Thursday, October 23, 2014

Innovation? No, thanks says St. Maximus

Often what makes news in the Catholic and Protestant worlds doesn't resound quite the same way in Orthodoxy. That's not to say Orthodoxy lacks its faults in execution (this blog is full of snapshots of such moments), but that things like an "Extraordinary Synod on the Family" get a muted response from the laity. Why? Because Orthodoxy is loathe to do anything new. If we can't find a biblical, patristic, or conciliar precedent for something it's not going to go very far. Even if we look to the Great and Holy Council set for 2016, we aren't going to see anything new I hazard to guess. We're going to see consensus on points that need consensus and some flowery wording on, as the agenda puts it, "Proclaiming Christian ideals to the work of Justice and Human Rights" and "Presence of the Orthodox Church in the World Council of Churches" among other similar "timely" topics. The hot button topic of autocephaly and who grants it didn't even make it onto the schedule.

"[T]hose who have itching ears and itching tongues are those who wish only to hear or or tell of something new, who are always delighted by innovations, and in relocating the boundaries established by their fathers — to use a biblical phrase — and who take pleasure in the ephemeral and exotic, and who rise up against whatever is well known, well established, and unchanging, as being dull, commonplace, and of no value. They would gladly embrace the latest fashion, even though it were demonstrably false and could bring no benefit to the soul."

- St. Maximus the Confessor
Ambiguum 13


  1. Mmm...that's some tasty -- and empirically falsifiable -- triumphalism. Good job. The surest safeguard of Orthodoxy's strange view of history is for the Orthodox to remain blissfully ignorant of history -- theirs and everyone else's.

    1. I don't think I'm being triumphalist. There is merit in being able to put together huge meetings and make decisions in a timely way. There is also merit in being so wary of innovation that you don't make decisions that Orthodoxy finds so unacceptable. Also, I wasn't talking about this historical actions of either church. You and I can point to very different modi operandi over the centuries that look nothing like today. I am talking about how an Orthodox person feels today: There's no clamor to see "What will the synod do next?!" because we know the system in place doesn't allow for much movement. That is both good and bad, but it certainly mutes our response to pan-Orthodox events.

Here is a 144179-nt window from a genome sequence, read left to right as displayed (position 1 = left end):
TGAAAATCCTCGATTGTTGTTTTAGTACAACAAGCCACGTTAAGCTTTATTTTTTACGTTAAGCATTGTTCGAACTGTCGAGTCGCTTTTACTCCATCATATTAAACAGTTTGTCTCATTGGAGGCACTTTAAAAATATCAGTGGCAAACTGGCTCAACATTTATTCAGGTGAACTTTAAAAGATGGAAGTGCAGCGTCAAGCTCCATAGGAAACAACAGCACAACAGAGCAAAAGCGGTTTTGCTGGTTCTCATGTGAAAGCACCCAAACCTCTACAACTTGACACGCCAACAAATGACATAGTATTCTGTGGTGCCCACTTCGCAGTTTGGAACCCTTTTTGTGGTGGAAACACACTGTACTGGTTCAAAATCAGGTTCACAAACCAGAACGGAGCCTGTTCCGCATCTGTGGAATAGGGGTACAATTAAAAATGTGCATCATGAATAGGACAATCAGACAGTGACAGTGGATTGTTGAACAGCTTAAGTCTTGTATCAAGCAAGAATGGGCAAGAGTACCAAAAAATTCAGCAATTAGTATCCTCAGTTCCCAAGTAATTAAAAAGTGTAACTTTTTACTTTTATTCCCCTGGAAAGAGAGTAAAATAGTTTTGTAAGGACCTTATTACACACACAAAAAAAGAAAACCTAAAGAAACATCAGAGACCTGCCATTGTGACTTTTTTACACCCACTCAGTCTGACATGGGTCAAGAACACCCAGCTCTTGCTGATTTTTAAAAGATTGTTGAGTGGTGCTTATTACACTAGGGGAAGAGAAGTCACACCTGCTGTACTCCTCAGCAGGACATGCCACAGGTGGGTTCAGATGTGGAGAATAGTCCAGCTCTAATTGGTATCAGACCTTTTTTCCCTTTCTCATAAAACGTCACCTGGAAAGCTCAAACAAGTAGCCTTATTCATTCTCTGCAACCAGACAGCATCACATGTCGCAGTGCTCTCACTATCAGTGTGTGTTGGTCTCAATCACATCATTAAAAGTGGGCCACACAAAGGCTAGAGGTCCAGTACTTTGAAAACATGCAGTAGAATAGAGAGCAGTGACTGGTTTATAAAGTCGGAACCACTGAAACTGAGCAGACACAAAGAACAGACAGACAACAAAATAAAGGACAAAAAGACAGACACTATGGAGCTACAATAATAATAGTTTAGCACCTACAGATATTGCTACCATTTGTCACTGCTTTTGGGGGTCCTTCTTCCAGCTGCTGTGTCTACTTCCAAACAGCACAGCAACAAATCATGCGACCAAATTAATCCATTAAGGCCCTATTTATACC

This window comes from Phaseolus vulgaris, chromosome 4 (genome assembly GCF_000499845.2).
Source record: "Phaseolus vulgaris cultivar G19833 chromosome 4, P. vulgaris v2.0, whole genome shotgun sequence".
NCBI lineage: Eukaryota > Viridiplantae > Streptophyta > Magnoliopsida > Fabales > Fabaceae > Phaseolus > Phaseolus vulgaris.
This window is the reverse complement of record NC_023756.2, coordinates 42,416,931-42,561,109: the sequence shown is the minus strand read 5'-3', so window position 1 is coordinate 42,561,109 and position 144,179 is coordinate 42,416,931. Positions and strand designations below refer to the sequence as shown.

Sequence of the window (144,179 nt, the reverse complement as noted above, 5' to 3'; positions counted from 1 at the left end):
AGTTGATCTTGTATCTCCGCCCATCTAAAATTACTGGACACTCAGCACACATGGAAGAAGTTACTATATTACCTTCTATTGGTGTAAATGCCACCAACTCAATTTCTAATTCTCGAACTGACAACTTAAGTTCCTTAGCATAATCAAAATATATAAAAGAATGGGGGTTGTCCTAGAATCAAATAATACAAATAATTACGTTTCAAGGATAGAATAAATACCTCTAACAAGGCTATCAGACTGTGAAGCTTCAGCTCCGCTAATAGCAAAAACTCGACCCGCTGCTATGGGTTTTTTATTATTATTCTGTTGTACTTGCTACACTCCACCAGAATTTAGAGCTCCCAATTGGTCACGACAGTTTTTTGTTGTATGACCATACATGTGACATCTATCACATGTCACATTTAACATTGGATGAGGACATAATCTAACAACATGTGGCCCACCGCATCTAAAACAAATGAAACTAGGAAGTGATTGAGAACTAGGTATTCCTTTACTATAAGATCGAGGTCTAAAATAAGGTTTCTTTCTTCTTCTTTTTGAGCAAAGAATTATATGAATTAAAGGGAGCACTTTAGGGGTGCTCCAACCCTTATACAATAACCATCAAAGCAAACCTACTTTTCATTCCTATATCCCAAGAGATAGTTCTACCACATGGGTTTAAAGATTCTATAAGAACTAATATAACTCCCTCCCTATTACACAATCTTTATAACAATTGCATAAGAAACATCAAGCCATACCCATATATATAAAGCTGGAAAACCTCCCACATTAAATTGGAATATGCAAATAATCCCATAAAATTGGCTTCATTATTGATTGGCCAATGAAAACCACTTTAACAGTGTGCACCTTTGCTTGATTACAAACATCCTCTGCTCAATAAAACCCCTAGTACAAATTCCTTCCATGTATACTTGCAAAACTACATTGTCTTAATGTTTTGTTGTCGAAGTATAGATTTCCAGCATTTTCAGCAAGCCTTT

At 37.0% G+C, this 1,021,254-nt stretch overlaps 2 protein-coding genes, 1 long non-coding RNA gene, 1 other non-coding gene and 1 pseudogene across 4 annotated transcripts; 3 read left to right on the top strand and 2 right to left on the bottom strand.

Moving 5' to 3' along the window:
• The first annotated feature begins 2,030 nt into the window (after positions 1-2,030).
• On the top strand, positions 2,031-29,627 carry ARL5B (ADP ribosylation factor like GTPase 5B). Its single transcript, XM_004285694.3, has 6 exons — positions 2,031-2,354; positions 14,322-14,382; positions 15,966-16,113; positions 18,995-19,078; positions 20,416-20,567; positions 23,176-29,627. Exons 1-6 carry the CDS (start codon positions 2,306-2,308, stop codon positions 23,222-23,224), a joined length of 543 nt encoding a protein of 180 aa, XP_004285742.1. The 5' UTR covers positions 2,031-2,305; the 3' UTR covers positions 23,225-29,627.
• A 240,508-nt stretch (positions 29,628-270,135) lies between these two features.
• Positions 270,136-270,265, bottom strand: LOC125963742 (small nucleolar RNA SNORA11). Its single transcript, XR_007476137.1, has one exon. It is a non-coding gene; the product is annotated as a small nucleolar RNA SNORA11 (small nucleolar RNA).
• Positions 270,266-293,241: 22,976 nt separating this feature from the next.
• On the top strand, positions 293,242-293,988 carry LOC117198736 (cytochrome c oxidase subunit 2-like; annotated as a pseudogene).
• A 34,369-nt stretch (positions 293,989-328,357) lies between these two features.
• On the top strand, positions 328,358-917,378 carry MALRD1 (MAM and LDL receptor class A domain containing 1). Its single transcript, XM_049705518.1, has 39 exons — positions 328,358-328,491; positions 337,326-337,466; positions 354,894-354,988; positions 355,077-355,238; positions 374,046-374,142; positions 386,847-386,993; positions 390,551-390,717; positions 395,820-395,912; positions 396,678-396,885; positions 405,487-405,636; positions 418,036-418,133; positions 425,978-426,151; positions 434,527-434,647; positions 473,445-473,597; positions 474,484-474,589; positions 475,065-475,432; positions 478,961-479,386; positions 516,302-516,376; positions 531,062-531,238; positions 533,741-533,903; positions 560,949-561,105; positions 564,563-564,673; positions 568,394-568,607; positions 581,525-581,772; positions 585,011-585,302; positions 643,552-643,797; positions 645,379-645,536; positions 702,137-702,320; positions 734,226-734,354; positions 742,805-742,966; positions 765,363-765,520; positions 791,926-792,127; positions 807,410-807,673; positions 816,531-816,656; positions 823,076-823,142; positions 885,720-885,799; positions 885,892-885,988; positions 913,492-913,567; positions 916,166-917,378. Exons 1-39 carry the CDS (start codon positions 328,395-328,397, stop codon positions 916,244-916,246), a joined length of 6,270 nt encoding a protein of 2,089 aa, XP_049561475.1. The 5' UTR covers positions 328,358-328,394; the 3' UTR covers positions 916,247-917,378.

2. To some extent I do agree with you, but if you go back through the first 1,000 years (maybe 1400 years) of Eastern Christianity, innovations and upheavals were the name of the game. The view of a very static, almost immovable, Orthodoxy emerges not out of an absolutely strict attachment to "holding the line" but rather a series of unfortunate events, if not catastrophes, which left the Orthodox world so paralyzed that when it began to emerge into modernity, it didn't know what to do with itself. (That's still true in large parts today.)

      Is that all bad? Of course not. There are plenty of traditional Catholics who probably wish we had some of Orthodoxy's problems, but we don't; so we have to deal with them in a more robust manner. Moreover, Catholicism is three to four times as large as world Orthodoxy (depending on how you count); our problems are going to dwarf yours by an order of magnitude. We are, for better or worse, embedded in the very cultures which today are directly attacking Christianity. While I think we should be digging in our heels and fighting back, we don't have the option of running and hiding in ghettos. We do, however, have the perilous option of compromise and surrender -- and today far, far too much of our leaders want to do exactly that.

      I don't rejoice over Orthodoxy's problems, and I am not sure why they rejoice over ours. I reject out of hand the idea that the Roman Church needs to "Easternize" in some respects. As I have discusses in Crisis, The Angeus, and the Remnant, Rome would do well to emulate the Orthodox East's fidelity to liturgy and spirituality while avoiding at all costs synodality and other forms of Orthodox governance -- their importation into the West has been nothing but trouble for 50 years.

    3. Well said!

      I will point out that the problem is not synodality. A little true synodality would be much appreciated. The problem is that the RC laity look to Rome for everything and ignore the care of their local churches and dioceses. Why wouldn't they? The supposedly inerrant and infallible Rome takes care everything and NEVER EVER makes a mistake...

      On the other hand, I look at the Orthodox sometimes and go "you guys really need the pope to referee your petty squabbles", which was his job in the early Ecumenical Councils.

      Honestly, there needs to be a balance and the first millenium history of the Roman church is a good place to start looking. The ultramontanist papacy is a modern innovation, as is collegiality.